They not only enchant the onlooker but also find a place in a book
BANGALORE: Bangalore earned its first sobriquet of "Garden City" in mid-19th century, after two of its famous landmarks, Lalbagh (1856) and Cubbon Park (1870), came into being.
A good number of flowering trees, both exotic and indigenous, ensured that the name became a well-deserved one. But the one tree that delights and enchants the onlooker even to this day is the tabebuia, which paints the town yellow and pink every March-April.
Says S. Narayana Swamy, Assistant Director of Horticulture, in charge of Vidhana Soudha's gardens, "the tabebuias, also called the New World Trumpet tress, came from South America and the West Indies." The tabebuias even dominate the book, "Blossoms of Bangalore", written by former Chief Secretary the Late T.P. Issar. He notes that 10 species of the tree are acclimatised in Bangalore. The European curators of Lalbagh, William New and John Cameron, introduced them here as exotic flowering trees in the late 19th century.
The seasonal cycle of blooms of the tabebuia makes it conspicuous. Mr. Narayana Swamy says the blooming begins after the end of the rainy season. The first to bloom is the species called Tabebuia avellanedae.
As the winter sets in during November, the flowers emerge in singles, and in a few days, all the leaves are shed, making the tree look like a forlorn skeleton. But two or three days later, the buds burst open, and the deep pink, bell-shaped flowers make a pretty picture in the misty mornings.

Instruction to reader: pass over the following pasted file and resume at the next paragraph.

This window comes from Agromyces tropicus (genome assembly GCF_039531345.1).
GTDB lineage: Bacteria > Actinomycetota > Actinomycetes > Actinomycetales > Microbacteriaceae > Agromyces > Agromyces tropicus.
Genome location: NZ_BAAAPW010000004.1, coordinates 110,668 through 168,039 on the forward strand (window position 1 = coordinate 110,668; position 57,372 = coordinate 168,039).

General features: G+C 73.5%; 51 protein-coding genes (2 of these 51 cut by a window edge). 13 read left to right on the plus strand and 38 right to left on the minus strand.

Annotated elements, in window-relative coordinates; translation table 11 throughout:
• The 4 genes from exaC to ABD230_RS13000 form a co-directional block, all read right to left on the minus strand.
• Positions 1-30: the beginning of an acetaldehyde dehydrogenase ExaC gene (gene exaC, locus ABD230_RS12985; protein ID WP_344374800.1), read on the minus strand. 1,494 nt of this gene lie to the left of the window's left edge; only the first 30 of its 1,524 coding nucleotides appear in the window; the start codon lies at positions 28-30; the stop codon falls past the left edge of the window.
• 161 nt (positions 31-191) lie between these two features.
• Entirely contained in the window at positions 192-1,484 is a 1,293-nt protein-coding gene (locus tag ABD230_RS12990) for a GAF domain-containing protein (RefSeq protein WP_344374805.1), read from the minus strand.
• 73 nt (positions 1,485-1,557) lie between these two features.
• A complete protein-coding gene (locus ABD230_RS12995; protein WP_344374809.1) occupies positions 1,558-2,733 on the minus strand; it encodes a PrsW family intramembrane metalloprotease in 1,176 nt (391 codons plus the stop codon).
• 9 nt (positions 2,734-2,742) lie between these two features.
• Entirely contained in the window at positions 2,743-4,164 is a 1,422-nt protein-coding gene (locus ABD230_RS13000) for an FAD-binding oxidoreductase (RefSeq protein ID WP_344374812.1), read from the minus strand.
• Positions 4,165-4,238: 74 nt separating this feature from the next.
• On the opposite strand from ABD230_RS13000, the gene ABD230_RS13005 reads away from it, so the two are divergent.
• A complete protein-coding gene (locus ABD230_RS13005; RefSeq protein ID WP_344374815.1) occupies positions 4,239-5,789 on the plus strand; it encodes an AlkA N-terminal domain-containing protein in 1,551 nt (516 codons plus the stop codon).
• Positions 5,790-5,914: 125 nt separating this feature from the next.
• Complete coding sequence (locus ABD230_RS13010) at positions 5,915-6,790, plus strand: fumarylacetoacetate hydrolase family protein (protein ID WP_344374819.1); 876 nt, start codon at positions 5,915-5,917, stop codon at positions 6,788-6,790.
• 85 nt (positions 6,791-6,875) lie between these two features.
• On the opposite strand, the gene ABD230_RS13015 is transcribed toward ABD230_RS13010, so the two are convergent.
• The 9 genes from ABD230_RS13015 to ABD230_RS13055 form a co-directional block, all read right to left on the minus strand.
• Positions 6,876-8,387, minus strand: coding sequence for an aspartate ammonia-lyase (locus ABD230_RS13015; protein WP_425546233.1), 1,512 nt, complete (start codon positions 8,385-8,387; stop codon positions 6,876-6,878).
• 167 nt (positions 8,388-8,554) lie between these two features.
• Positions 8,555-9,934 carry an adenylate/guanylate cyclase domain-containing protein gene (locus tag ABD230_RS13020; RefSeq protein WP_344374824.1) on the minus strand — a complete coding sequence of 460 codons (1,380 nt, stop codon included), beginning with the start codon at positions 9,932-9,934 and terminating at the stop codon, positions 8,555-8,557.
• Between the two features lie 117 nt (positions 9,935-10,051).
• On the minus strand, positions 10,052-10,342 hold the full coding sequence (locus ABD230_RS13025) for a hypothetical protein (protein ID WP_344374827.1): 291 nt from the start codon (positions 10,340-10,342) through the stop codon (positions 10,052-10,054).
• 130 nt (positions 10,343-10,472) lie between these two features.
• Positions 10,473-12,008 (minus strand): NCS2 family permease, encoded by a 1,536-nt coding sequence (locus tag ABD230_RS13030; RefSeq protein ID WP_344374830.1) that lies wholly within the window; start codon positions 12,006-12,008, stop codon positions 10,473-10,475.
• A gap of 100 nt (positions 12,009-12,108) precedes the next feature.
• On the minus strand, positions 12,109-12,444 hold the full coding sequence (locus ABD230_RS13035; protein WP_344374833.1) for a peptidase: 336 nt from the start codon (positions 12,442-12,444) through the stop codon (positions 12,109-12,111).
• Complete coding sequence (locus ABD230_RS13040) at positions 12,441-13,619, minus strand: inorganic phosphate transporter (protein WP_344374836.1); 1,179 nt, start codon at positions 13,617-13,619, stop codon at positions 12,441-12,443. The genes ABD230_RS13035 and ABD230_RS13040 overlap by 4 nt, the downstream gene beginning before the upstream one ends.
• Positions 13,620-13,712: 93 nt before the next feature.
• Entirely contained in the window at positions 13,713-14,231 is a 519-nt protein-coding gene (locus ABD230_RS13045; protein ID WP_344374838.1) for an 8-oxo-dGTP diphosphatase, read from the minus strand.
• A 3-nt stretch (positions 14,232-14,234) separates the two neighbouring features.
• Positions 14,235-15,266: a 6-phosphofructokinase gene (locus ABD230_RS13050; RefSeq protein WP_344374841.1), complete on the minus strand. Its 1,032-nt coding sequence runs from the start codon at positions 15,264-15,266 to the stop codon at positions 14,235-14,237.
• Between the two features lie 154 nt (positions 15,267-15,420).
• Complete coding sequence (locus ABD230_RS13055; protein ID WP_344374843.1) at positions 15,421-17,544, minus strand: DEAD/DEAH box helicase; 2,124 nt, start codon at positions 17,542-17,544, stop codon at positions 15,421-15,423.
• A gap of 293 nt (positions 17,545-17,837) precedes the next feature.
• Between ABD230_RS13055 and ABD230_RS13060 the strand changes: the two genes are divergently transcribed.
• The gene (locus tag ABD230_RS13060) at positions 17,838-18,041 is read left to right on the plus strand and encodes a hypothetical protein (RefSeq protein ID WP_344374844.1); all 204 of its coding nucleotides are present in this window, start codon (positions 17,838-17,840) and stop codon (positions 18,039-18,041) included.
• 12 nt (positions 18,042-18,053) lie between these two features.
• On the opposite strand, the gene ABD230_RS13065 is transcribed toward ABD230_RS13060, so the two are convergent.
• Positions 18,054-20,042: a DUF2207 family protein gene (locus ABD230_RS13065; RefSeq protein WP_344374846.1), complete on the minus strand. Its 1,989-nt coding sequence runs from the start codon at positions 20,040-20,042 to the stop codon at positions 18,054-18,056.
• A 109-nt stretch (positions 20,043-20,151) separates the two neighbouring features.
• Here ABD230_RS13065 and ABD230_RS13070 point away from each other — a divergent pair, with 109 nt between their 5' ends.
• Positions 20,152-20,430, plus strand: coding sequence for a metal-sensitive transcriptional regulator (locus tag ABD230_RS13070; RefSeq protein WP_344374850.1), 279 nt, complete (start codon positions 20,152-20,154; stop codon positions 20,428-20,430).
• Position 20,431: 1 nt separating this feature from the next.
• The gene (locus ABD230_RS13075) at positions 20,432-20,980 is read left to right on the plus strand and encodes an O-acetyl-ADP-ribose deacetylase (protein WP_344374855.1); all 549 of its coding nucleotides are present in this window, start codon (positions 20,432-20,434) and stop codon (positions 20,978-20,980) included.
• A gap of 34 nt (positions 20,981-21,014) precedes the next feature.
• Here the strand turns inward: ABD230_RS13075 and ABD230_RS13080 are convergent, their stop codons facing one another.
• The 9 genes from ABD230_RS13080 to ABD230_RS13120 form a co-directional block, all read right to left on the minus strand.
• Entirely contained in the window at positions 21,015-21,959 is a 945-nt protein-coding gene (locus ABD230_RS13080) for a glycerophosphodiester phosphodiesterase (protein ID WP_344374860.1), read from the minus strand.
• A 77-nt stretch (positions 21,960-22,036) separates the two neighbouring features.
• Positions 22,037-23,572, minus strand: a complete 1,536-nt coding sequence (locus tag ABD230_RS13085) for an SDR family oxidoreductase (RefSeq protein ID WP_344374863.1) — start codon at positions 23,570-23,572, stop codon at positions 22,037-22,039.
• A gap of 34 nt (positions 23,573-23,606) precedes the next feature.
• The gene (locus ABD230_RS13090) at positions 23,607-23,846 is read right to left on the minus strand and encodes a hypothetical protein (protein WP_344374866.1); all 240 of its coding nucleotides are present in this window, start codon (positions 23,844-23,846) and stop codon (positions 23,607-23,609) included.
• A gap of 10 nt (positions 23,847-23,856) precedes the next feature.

"It is not unusual to see walkers, joggers and commuters stop at Minsk Square or Basaveshwara Circle to admire them," says Mr. Narayana Swamy, who has counted many on the Jnanabharati campus of Bangalore University where he was earlier Horticulture Officer.
The Tabebuia argentea pops up rather pertly in the first week of January in Bangalore. The Tabebuia spectabilis brings its dazzling flowers in a spectacular display in the first week of March, but the glory lasts only a week.
It is then the turn of the Tabebuia rosea. As the name suggests, this is a rose-coloured bloom with a subtle light pink flowers that are utterly bewitching. Their semi pink and white flowers are a dignified lot, and the tree does not shed its leaves, and the green-pink-white foliage makes for a great spring ambience.
There are a few groups of roseas around Cubbon Park, but they occur only in singles in Lalbagh, says Mr. Narayana Swamy.
The Tabebuia rosea grandiflora, as the name suggests, is the grandest of all tabebuias, and it waits to splash out in light pink until after all the other sister trees have made their appearance and gone backstage.
It is a rare sight, because of the short duration of blooming. A conical canopy, and a stately trunk make it the most elegant of the tabebuias. Only a few of these trees are to be found in Lalbagh and Cubbon Park today.
During March-April, the Tabebuia pallida, glassy pink flowers with yellow throat and pink lines, also join the carnival of colours.
A solitary tabebuia, Tabebuia donnell smithii, can be found in Raj Bhavan.
This native of Mexico has glistening yellow trumpet shaped flowers, but a poor canopy, and in February, looks spectacular against the stately backdrop of Raj Bhavan.